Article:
Robert Mezey

Robert Mezey was born in Philadelphia in 1935. He enrolled at Kenyon College at age sixteen, where he studied with John Crowe Ransom. While there, he also befriended fellow future poet James Wright. Mezey dropped out of Kenyon after two years and enlisted in the U.S. Army but was discharged early. He next enrolled at the University of Iowa, where he completed his bachelor of arts degree. With support from Donald Justice, Mezey entered the Iowa Writers’ Workshop but dropped out. By then, he had already released his first collection of poetry, The Lovemaker (The Cummington Press, 1961), which won the Lamont Poetry Prize. The début also helped Mezey earn a Wallace Stegner Fellowship at Stanford University, where he was mentored by Yvor Winters. Instead of enrolling at Stanford, Mezey traveled to Mexico—a decision that negatively impacted his relationship with Winters. 

Mezey’s other collections include Collected Poems, 1952–1999 (University of Arkansas Press, 2000), which was awarded the Poets’ Prize in 2002; Natural Selection (Robert L. Barth, 1995); Evening Wind (Wesleyan University Press, 1987); Small Song (1979), a self-published collection; Couplets (University of Michigan Press, 1976); The Door Standing Open: New and Selected Poems, 1954–1969 (Oxford University Press, 1970); Favors (1968), his first self-published collection; and White Blossoms (The Cummington Press, 1965). Mezey has edited The Poetry of E. A. Robinson (The Modern Library, 1999) and Thomas Hardy: Selected Poems (Penguin Classics, 1998). With Donald Justice, he has co-edited The Collected Poems of Henri Coulette (University of Arkansas, 1990) and, with Stephen Berg, Mezey co-edited Naked Poetry: Recent American Poetry in Open Forms (Macmillan, 1969). His translations are Tungsten (Syracuse University Press, 1989) by César Vallejo and Selected Translations, 1961–1980 (Wesleyan University Press, 1981), which included poems translated from French, Spanish and Yiddish. With fellow poet and Pomona College colleague, Dick Barnes, Mezey worked on translations of poems by Jorge Luis Borges. The publication failed due to Barnes and Mezey being unable to obtain English language rights to the poems, despite the cooperation of Borges’s widow.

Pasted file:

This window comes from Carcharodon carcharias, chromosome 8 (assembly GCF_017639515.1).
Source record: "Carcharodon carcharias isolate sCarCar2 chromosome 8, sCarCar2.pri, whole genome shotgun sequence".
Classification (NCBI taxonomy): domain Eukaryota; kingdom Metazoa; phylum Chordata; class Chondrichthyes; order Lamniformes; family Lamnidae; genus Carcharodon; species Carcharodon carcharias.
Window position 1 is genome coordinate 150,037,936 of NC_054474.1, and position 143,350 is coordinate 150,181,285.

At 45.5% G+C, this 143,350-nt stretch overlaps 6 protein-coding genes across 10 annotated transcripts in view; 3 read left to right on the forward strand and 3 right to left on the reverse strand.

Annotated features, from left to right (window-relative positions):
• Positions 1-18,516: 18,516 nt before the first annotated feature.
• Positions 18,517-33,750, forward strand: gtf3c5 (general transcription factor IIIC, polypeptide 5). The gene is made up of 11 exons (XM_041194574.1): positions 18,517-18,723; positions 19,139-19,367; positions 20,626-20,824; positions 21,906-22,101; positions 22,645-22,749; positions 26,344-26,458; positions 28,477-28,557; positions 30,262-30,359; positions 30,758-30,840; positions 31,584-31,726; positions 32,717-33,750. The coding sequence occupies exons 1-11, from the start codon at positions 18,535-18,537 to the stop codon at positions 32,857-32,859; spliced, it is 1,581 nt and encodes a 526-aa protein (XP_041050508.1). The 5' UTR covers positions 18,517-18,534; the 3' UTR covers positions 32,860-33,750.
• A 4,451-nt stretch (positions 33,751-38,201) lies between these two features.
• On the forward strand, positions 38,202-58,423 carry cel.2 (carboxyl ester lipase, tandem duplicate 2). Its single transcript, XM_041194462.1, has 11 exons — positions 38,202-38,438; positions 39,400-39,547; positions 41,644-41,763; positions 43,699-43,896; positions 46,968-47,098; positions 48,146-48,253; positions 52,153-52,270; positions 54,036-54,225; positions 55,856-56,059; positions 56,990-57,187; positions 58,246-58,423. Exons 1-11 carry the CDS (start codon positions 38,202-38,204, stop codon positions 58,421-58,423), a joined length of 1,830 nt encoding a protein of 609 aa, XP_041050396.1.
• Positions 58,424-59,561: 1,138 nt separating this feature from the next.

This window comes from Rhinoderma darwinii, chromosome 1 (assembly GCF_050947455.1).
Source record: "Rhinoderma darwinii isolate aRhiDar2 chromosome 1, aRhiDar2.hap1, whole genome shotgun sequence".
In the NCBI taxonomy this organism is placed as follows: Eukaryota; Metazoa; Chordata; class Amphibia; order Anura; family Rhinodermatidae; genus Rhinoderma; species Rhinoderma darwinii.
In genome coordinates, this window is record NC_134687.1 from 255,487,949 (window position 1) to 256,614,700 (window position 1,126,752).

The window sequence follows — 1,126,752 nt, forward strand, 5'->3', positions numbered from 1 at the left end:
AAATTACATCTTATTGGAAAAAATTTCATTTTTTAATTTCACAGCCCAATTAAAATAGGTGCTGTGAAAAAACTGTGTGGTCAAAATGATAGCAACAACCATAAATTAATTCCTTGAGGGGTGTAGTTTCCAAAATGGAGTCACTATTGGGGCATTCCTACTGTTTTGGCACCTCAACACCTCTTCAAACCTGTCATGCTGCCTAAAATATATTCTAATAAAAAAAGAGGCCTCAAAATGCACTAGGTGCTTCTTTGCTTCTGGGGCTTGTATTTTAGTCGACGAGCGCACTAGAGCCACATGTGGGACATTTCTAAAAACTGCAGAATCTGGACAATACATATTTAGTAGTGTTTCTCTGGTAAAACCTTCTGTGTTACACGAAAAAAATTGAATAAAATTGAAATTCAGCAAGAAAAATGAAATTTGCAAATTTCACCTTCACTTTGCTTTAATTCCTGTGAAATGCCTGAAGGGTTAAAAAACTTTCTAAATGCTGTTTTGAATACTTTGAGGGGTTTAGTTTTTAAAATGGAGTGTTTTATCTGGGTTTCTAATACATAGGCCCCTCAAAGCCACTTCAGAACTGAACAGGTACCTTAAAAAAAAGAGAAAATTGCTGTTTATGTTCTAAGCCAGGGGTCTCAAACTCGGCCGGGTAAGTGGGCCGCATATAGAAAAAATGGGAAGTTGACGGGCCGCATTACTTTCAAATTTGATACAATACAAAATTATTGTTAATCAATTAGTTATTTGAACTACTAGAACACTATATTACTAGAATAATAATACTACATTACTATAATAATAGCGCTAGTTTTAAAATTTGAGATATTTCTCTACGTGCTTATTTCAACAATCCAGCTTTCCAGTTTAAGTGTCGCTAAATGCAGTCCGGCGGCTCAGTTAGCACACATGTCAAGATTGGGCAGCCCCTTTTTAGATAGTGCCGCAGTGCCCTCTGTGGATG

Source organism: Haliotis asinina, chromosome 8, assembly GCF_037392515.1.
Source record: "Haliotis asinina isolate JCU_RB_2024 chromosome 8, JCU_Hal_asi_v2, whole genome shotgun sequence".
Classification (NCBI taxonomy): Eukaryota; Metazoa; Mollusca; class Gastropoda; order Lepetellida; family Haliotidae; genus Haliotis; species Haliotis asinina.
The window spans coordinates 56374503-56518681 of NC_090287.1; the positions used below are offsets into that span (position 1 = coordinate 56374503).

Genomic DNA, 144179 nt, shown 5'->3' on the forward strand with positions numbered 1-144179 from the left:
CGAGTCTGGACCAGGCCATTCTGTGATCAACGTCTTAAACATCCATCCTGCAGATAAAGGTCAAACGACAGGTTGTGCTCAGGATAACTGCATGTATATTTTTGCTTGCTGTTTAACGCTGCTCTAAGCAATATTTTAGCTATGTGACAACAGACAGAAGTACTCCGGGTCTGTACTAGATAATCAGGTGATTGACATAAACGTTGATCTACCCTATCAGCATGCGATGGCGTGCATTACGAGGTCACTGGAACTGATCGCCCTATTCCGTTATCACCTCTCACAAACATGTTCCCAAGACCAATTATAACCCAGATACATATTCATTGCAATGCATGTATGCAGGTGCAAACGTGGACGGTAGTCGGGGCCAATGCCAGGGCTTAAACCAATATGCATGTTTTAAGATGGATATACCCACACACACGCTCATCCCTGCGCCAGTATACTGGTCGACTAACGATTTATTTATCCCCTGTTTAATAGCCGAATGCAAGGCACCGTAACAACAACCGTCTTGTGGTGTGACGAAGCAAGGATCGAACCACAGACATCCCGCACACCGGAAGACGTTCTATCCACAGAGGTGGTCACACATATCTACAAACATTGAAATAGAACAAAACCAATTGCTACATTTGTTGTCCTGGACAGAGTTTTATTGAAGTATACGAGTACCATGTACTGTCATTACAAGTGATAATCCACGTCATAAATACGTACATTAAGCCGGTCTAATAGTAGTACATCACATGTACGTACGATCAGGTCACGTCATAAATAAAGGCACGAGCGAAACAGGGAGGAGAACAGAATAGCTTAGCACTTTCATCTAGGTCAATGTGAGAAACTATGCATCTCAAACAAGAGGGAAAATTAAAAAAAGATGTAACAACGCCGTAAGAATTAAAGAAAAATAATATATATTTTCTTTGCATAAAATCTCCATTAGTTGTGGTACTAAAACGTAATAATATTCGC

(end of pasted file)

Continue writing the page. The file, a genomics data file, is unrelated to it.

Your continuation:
Mezey’s prizes include the Robert Frost Poetry Prize, a PEN Prize, and an honorary doctorate from the World Congress of Poets. Mezey also received fellowships from the Guggenheim Foundation, the Ingram Merrill Foundation, and the National Endowment for the Arts. 

Mezey taught at various colleges and universities during his career, including Franklin and Marshall College in Pennsylvania where, in the 1960s, he encouraged his students to burn their draft cards. The college asked him to resign. During the same period, Mezey shifted to writing in free verse, causing him to label a section of early rhymed verse in The Door Standing Open “Someone Else’s Poems.” Mezey also taught at Pomona College, where he remained until his retirement in 2000, serving as professor emeritus and poet-in-residence. 

Mezey died on April 25, 2020, from pneumonia. He was residing in a nursing home in Bowie, Maryland.